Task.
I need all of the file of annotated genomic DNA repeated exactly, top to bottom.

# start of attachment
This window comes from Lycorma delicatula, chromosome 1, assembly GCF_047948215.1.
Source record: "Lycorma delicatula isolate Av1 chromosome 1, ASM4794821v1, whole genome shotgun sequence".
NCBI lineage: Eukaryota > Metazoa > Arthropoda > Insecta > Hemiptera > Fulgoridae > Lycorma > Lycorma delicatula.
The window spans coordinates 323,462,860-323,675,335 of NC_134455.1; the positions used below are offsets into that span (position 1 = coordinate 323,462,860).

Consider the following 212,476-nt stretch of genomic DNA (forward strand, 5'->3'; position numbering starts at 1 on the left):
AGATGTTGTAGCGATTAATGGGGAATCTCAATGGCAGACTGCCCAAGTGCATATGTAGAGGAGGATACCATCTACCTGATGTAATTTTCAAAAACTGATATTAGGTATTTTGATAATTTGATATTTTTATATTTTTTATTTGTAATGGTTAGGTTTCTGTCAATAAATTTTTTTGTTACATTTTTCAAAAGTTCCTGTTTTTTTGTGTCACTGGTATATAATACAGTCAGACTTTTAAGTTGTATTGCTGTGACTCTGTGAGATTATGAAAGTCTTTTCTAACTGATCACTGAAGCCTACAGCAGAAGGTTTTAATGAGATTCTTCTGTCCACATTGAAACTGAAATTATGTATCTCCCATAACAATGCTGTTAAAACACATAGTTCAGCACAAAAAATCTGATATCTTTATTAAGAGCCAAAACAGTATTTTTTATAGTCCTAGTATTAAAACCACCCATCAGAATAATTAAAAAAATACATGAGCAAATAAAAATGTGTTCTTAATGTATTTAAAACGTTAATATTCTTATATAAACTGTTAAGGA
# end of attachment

This window comes from Lycorma delicatula, chromosome 1, assembly GCF_047948215.1.
Source record: "Lycorma delicatula isolate Av1 chromosome 1, ASM4794821v1, whole genome shotgun sequence".
NCBI lineage: Eukaryota > Metazoa > Arthropoda > Insecta > Hemiptera > Fulgoridae > Lycorma > Lycorma delicatula.
The window spans coordinates 323,462,860-323,675,335 of NC_134455.1; the positions used below are offsets into that span (position 1 = coordinate 323,462,860).

Consider the following 212,476-nt stretch of genomic DNA (forward strand, 5'->3'; position numbering starts at 1 on the left):
AGATGTTGTAGCGATTAATGGGGAATCTCAATGGCAGACTGCCCAAGTGCATATGTAGAGGAGGATACCATCTACCTGATGTAATTTTCAAAAACTGATATTAGGTATTTTGATAATTTGATATTTTTATATTTTTTATTTGTAATGGTTAGGTTTCTGTCAATAAATTTTTTTGTTACATTTTTCAAAAGTTCCTGTTTTTTTGTGTCACTGGTATATAATACAGTCAGACTTTTAAGTTGTATTGCTGTGACTCTGTGAGATTATGAAAGTCTTTTCTAACTGATCACTGAAGCCTACAGCAGAAGGTTTTAATGAGATTCTTCTGTCCACATTGAAACTGAAATTATGTATCTCCCATAACAATGCTGTTAAAACACATAGTTCAGCACAAAAAATCTGATATCTTTATTAAGAGCCAAAACAGTATTTTTTATAGTCCTAGTATTAAAACCACCCATCAGAATAATTAAAAAAATACATGAGCAAATAAAAATGTGTTCTTAATGTATTTAAAACGTTAATATTCTTATATAAACTGTTAAGGA